Invention, Controversy, and Rights in City-States and Democratic Courtrooms (Yale Law Library Series in Legal History and Reference)
By mapping the remarkable run of the icon of Justice, a woman with scales and sword, and by tracing the development of public spaces dedicated to justice—courthouses—the authors explore the evolution of adjudication into its modern form as well as the intimate relationship between the courts and democracy. The authors analyze how Renaissance “rites” of judgment turned into democratic “rights,” requiring governments to respect judicial independence, provide open and public hearings, and accord access and dignity to “every person.” With over 220 images, readers can see both the longevity of aspirations for justice and the transformation of courts, as well as understand that, while venerable, courts are also vulnerable institutions that should not be taken for granted.
Praise For Representing Justice: Invention, Controversy, and Rights in City-States and Democratic Courtrooms (Yale Law Library Series in Legal History and Reference)…
“Representing Justice is a treasure to read and to own.”—Emanuel Margolis, Connecticut Bar Journal
"Both Yale Press and authors Resnik and Curtis deserve the highest praise for this monumental undertaking. Highly recommended."—R.J. Steamer, Choice
“A more richly conceived catalogue of the development of specialized courthouses from multipurpose buildings and the art that adorns adjudicative space is hard to imagine.”—Michigan Law Review
Winner of the 2011 PROSE Award for Excellence in the Social Sciences, as given by the Association of American Publishers
Winner of the 2011 PROSE Award for Law and Legal Studies, as given by the Association of American Publishers
Selected as a Choice Outstanding Academic Title for 2011 in the U.S. Politics category.
Winner of the 2012 Scribes Book Award, as given by Scribes, The American Society of Legal Writers
The 2014 Coif Book Award given by the National Order of the Coif.
"Representing Justice is a fascinating and ambitious study of the iconography of justice and what it reveals about attitudes towards a just society, impartiality and authority, from the Renaissance to the Mexican Muralists. In this engaging and eminently readable book, the authors show how emblems, icons and courthouses vividly embody the fundamentally democratic process of adjudication."—Ruth Weisberg, Roski School of Fine Arts, University of Southern California
"How did a blindfolded lady holding scales became the ubiquitous image of justice? How have designs and decorations of spaces defined and redefined adjudication? Assembling monumental research, Resnik and Curtis powerfully show how images and buildings reflect and shape local and international justice across human history and how privatized dispute resolution, security concerns, and diminishing community participation erode the ideal and reality of courts' justice."—Martha Minow, Dean and Jeremiah Smith, Jr. Professor, Harvard Law School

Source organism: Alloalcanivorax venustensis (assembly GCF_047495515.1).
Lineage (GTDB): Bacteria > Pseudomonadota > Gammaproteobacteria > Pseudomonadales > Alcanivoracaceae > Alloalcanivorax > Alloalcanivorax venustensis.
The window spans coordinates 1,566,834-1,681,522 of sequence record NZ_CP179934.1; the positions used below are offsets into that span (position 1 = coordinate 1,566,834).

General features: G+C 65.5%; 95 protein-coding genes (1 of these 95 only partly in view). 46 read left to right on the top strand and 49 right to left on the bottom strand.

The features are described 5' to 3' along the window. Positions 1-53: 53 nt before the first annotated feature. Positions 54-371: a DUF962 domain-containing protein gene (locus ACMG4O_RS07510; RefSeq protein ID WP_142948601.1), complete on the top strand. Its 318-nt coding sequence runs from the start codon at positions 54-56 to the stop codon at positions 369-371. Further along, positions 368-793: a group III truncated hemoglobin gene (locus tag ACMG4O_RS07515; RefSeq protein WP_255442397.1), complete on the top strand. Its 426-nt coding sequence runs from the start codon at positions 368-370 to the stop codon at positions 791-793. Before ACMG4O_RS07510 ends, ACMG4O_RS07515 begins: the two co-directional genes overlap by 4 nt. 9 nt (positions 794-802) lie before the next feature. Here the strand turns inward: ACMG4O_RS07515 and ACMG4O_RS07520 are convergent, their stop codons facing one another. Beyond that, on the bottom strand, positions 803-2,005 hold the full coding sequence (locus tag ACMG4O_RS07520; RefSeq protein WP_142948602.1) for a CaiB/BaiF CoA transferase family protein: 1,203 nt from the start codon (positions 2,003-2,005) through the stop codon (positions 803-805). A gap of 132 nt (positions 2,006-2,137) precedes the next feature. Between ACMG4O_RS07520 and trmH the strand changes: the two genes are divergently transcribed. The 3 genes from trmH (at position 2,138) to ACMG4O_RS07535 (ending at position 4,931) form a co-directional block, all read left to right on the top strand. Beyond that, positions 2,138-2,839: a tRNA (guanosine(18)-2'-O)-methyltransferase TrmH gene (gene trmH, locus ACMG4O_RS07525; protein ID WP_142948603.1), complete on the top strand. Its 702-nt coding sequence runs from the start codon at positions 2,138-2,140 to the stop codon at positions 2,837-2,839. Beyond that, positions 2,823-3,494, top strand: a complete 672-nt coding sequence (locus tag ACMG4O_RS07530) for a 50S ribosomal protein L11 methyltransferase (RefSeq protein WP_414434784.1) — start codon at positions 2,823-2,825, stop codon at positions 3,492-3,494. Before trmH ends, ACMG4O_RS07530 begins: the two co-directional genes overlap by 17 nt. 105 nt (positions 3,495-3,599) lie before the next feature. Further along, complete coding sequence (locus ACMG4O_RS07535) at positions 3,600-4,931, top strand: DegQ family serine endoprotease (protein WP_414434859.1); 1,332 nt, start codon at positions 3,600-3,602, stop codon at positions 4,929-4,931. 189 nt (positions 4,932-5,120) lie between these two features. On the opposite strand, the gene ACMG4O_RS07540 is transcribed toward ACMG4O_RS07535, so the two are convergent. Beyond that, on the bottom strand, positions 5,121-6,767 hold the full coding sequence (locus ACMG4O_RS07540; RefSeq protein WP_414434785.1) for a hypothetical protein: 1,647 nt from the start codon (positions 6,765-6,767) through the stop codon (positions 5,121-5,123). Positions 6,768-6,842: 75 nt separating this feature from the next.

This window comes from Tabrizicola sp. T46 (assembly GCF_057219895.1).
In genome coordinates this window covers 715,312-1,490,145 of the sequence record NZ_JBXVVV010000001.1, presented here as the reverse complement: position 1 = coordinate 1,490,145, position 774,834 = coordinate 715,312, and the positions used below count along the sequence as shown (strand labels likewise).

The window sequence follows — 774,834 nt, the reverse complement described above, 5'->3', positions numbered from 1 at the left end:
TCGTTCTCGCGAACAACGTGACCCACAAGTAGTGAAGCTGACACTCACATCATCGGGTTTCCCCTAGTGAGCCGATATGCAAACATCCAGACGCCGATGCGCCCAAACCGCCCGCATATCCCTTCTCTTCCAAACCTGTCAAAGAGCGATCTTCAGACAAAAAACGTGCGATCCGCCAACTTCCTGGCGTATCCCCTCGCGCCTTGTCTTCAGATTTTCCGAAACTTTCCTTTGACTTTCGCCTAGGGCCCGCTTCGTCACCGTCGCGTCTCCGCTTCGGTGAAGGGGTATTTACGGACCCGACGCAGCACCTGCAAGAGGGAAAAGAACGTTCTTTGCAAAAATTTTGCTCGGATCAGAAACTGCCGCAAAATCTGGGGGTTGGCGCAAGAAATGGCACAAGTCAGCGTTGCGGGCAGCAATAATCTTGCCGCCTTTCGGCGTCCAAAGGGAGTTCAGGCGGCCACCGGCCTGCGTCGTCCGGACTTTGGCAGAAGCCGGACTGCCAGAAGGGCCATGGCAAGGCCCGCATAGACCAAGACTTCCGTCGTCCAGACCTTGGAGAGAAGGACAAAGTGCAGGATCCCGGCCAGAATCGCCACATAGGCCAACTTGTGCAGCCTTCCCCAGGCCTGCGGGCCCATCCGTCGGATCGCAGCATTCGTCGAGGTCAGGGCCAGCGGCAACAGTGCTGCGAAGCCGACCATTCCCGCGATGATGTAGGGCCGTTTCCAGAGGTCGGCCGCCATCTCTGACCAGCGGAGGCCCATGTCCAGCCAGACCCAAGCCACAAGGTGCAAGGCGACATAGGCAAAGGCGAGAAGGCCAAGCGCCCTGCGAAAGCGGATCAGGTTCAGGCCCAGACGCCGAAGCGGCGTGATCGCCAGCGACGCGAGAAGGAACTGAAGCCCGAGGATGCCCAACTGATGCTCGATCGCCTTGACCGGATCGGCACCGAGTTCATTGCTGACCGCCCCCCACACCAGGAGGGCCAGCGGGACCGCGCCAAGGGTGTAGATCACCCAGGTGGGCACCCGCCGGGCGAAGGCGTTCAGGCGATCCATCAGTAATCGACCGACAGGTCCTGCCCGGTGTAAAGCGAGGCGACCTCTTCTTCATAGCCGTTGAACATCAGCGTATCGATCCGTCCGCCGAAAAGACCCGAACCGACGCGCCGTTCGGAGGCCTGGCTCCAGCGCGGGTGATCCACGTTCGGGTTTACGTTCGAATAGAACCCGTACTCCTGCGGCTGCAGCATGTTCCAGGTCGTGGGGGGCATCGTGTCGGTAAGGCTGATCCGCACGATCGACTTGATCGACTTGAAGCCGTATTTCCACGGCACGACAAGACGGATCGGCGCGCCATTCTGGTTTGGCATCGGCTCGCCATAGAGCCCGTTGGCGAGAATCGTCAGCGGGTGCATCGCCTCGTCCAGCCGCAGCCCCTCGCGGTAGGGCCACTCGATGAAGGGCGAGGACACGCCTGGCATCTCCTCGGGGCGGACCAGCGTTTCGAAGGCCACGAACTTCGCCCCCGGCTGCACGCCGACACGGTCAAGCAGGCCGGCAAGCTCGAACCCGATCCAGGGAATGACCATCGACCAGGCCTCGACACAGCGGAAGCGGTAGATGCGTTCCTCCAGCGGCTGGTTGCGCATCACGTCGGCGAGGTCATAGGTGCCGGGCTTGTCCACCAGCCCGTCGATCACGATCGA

"In this visually stunning and provocative book, Judith Resnik and Dennis Curtis lead us to think in new ways about justice as symbol, justice as reality, and the connections as well as the distance between the two."—Linda Greenhouse, Joseph Goldstein Lecturer in Law, Yale Law School
"This is a profoundly original and rich book. By looking at the public iconography of justice the book maps the evolution of courts and their relationship with public power and democracy as it has never been done. In this instance, an image is indeed worth a thousand words. Judith Resnik and Dennis Curtis offer us the images and articulate the words."—Miguel Poiares Maduro, Professor and Director of the Global Governance Programme European, University Institute Villa La Pagliaiuola
“This book is a richly documented study of the iconography of Justice, from Antiquity through its medieval personification as a Cardinal Virtue to the emergence of her figure as an independent icon of a social value. Tracing the continuing resonance of that figure to the modern court room and in the public imagination, Representing Justice demonstrates the power of an image to embody ideals and, when those ideals are ignored, to stand as an indictment of injustice.”—David Rosand, Meyer Schapiro Professor of Art History Emeritus, Columbia University
Yale University Press, 9780300110968, 720pp.
Publication Date: January 25, 2011